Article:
Some of you are probably thinking, “But I’m not bothered by gay sex either!  And I don’t believe in traditional gender roles!”  Okay, then.  Let me ask you this.  If you still believe the Bible says homosexuality is wrong, then what do you believe the Bible says is wrong about it–the orientation or the action?  If you believe that orientation is innate, then you must believe the sin is in “acting on” that orientation, right?  So what exactly does that mean?  Does it mean a failure to have a complementary relationship, or does it mean the sex act?  If you can’t answer those questions with anything that isn’t a variation of one of the above, then you’ve proven my point.  If you can’t answer those questions at all, then why do you cling to your certainty that it’s wrong?

We do this with other Scriptures, after all.  We do it with things that appear black-and-white.  We look for contextual cues to tell us whether there are situations in which even the Ten Commandments could be broken.  We examine Paul’s letters and read his exhortations through a cultural lens.  It’s not enough to simply repeat an English translation of the Bible, brush the dust off our hands, and say that settles it.  That’s often used to admonish people for wanting to have their own way, and it silences anyone who has a personal investment in the matter.**

Until we can be honest about what’s underneath our deeply-held beliefs, we can’t begin to have any kind of reasonable dialogue about it.  We have to break open the conversation about the meaning we ascribe to sexual behavior and gender.  Otherwise, all we have are fruitless conversations in which we compartmentalize people’s humanity into “being” and “doing” rather than integrated wholes.  That, or we reject the integrated whole entirely.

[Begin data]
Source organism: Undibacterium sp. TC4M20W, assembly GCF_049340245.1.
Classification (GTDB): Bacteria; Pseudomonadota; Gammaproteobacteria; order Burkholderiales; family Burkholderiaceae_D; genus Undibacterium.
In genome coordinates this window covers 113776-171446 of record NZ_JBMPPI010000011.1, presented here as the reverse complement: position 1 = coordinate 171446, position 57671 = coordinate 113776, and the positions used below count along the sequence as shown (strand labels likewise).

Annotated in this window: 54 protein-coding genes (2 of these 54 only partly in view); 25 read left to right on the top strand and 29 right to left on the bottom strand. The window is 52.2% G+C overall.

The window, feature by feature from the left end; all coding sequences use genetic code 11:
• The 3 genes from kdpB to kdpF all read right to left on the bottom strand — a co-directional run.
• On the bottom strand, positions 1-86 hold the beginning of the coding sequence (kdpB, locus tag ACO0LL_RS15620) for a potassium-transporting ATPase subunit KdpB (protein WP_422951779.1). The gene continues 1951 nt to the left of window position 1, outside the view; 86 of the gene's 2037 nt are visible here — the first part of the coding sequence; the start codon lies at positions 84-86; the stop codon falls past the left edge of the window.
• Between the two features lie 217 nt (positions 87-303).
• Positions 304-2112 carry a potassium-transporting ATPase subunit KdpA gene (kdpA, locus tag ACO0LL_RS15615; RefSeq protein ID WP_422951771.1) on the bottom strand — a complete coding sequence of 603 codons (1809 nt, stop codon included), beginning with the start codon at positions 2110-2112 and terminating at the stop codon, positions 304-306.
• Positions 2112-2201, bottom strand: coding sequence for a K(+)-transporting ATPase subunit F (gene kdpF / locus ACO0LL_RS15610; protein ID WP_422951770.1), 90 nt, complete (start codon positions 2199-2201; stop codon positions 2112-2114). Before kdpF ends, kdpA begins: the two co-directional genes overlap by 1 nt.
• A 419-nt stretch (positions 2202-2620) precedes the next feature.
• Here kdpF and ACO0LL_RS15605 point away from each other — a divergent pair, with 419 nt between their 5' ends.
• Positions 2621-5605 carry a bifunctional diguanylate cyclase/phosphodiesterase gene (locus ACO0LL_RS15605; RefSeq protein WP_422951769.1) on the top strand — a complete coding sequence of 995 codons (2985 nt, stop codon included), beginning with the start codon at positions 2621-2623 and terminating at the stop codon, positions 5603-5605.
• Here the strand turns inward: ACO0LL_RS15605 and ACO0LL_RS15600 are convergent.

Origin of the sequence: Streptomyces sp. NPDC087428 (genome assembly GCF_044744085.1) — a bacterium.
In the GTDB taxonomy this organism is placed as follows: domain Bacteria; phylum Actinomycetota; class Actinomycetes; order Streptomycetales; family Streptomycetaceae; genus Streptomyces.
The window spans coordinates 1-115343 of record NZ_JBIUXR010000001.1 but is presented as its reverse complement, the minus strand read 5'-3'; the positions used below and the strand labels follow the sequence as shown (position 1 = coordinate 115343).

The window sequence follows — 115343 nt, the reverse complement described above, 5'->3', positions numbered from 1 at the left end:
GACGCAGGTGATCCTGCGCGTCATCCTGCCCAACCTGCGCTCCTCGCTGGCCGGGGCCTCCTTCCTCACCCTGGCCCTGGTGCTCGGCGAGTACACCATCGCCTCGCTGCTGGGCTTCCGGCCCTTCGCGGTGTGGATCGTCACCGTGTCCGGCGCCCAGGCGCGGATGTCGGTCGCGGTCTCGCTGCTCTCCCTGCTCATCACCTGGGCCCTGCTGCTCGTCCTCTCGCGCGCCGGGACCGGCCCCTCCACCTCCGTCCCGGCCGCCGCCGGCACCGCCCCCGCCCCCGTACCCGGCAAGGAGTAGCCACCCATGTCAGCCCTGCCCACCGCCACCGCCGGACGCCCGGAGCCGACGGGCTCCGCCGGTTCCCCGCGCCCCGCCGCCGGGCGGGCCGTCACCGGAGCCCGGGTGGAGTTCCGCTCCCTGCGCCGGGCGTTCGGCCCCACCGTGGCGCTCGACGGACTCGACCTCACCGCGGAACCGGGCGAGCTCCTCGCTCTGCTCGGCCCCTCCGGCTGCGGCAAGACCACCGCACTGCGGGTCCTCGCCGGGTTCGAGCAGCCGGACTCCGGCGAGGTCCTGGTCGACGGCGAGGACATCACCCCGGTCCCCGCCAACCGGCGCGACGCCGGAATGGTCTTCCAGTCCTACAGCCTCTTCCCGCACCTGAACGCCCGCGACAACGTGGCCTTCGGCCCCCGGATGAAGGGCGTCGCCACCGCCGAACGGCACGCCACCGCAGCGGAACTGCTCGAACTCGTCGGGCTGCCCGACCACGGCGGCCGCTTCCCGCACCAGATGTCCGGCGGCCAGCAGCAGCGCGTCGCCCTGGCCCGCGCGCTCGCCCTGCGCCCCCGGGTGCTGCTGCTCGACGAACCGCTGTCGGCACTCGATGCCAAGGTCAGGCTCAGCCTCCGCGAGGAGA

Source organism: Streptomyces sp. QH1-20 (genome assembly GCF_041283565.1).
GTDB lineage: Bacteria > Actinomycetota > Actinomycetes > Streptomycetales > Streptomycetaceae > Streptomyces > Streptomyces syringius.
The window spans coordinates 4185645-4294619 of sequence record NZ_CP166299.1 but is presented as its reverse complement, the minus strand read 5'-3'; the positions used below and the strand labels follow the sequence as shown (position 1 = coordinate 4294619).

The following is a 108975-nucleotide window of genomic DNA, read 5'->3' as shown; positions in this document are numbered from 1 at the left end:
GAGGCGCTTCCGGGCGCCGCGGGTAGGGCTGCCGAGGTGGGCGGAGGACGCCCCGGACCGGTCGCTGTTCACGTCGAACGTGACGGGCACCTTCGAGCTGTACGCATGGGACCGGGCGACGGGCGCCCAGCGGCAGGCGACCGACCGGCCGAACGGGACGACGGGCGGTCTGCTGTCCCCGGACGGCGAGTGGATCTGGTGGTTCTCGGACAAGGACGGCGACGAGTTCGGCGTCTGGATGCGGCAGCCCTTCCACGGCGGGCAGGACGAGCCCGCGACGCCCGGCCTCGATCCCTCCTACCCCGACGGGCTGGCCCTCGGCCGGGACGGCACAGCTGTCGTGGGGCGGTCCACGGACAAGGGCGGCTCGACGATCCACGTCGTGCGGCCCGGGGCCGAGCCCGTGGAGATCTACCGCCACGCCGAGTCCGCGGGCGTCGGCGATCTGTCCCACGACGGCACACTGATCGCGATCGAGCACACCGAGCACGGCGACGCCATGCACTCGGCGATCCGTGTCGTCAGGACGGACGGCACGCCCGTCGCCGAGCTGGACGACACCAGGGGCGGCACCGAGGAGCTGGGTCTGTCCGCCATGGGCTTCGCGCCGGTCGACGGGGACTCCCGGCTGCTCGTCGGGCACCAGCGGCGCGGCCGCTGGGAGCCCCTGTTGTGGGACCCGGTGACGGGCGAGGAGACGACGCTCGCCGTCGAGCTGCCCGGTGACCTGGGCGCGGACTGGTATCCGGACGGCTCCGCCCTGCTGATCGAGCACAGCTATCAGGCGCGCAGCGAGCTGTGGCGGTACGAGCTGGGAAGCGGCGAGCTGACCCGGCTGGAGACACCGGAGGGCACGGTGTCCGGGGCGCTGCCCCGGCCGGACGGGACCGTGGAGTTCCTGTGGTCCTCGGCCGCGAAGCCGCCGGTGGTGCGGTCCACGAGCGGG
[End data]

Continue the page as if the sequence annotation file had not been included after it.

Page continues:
It’s time to be honest about what we mean.


*I no longer view this as a “debate,” because it involves not a discussion of right and wrong but a discussion of people’s humanity and what living life to the full means to them.  It’s not fair to make people into issues.

**I am speaking of heterosexual Christians.  Whatever journey an individual LGBTQI person is on is that person’s own and it isn’t for me to nullify/validate that.

A Valentine Worth Following

I’m not a huge fan of Hallmark-induced holidays.  But I am a fan of love, marriage, sex, and my husband, all things worthy of celebration on Valentine’s Day.  Because I adore him, today’s “follow me” post is about—you guessed it—my husband.

I could tell you all the things I love about my husband, and why you should love him too.  But I think I may be a bit biased, so don’t just take my word for it.

Even though I’m the one who writes, my husband does keep a blog.  It’s highly specific, and not everyone’s cup of tea.  He’s not all about his personal journey or his life experiences or finding new asinine things said by Mark Driscoll.  He leaves that up to me.

Instead, Hubby is taking a 9-year trip through the Bible, dashing off his thoughts as he reads.  He took a brief break in 2010 to lead our church through the Bible in one year, but returned to regular updates last year.  He is currently at the midpoint of the read-through.